Demonetisation of 5,000 rupee notes

It has been many months since demonetisation of Rs 5,000 currency note was discussed. The main reason for opposing the move is, of course, that demonetisation failed in India (It failed there because it was done in a hurry and without proper planning). Another reason is that those who take bribes are well-connected and strenuously oppose any measure that would make them need large bags to take home their illegally earned money every day. Who are the people who need and use 5,000 rupee notes? You can be sure that ordinary people don’t need or use them.

A vast majority of Pakistanis seldom uses the note. Those in the next income bracket (Rs 30,000 to Rs 50,000) may have occasionally used it, but since most of them live from hand to mouth, it is unlikely that they have been able to have many of these notes at home. If there are any who have managed to save, it’s most likely in banks, because keeping cash at home is very risky. But most of those who have an illegal income, like those in government departments and in the private sector, and other ‘respectable’ citizens like them who earn millions every month, are the ones who prefer to receive bribes in 5,000-rupee notes.

It cannot be denied that the major factor that facilitates corruption is the 5,000-rupee note. Whether it is to pay corrupt government or private sector employees or to ‘peshkars’ in courts, or smugglers, or havala traders, this note makes it much easier to carry cash over long distances without fear of detection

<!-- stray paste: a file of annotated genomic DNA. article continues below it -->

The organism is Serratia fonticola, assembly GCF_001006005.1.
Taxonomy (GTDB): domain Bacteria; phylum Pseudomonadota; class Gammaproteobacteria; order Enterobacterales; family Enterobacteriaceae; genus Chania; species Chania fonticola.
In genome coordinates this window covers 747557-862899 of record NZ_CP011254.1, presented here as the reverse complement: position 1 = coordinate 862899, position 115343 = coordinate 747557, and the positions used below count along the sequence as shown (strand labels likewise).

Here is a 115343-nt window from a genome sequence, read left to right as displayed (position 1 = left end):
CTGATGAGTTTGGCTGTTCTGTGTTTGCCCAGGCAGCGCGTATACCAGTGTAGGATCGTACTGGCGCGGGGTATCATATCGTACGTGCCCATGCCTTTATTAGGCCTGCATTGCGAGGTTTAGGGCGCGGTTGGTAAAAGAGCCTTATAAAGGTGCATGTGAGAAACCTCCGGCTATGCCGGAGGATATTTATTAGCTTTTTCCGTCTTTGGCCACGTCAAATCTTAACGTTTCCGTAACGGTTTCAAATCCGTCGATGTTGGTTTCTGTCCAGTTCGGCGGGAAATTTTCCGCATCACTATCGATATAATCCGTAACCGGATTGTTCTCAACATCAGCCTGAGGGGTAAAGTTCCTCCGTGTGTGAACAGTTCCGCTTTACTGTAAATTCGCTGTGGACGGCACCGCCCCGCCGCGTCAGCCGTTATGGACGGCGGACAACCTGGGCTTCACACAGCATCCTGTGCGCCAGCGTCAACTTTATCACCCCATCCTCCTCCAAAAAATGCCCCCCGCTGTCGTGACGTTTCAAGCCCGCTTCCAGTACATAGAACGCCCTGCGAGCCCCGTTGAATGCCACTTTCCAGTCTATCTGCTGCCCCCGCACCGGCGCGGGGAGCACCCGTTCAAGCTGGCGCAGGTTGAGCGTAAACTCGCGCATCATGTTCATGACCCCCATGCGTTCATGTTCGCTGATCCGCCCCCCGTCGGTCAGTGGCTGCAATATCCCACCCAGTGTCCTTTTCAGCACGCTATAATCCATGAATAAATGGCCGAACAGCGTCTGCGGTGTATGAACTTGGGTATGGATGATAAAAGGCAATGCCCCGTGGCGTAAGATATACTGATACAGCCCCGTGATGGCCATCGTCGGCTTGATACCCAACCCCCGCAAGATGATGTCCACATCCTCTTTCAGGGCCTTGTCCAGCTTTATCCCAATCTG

Demonetisation of the 5,000-rupee note will help the government bring into tax net the people who otherwise wouldn’t register themselves with the income tax department. It will also help in collection of badly needed tax revenue. But rather than do it suddenly and hurriedly, the government should take a few months to do it. The whole thing can be done in three stages. In the first stage, lasting 15 to 20 days), only non-filers should be asked to deposit such notes in their bank accounts, or get the notes exchanged with lesser denomination notes if they don’t have bank accounts. A flat tax of 10 per cent on the amount deposited should be taken from the non-filers. This will net the government a sizable amount of revenue.

In the second stage those who are filers but who pay no tax – those who say they don’t earn enough to pay income tax – should be dealt with. They are the ones who should not have been able to save any amount, considering that they have been spending practically every rupee they’ve earned. People in this category should also be taxed preferably at the same rate as non-filers.
The third category is of those who have been filing returns and paying taxes regularly. Their tax returns should be scrutinised to determine if they have earned enough to have the amount deposited. A man with a wife and three or four children declaring an income of five million over the past five years for instance, should not have been able to save more than a million rupees or 20 per cent of his income, both in cash and in his bank accounts. If he has more, it should be assumed that he has other undeclared income, and his deposited amount can be taxed at the rate of five per cent. Of course, there would be some people who are single and have, therefore, been able to save much more than 20 per cent of their income; they can be exempted, provided they can prove that their income is legal and their expenses are not high.
It is estimated that at least a trillion and a half rupees of the currency notes in circulation are 5,000-rupee notes. By demonetising these notes, the government will be able to earn at least 75 billion rupees in income tax, but the bigger advantage would be a sizeable expansion of the tax net.
The writer is an engineer, a former visiting lecturer at NED Engineering College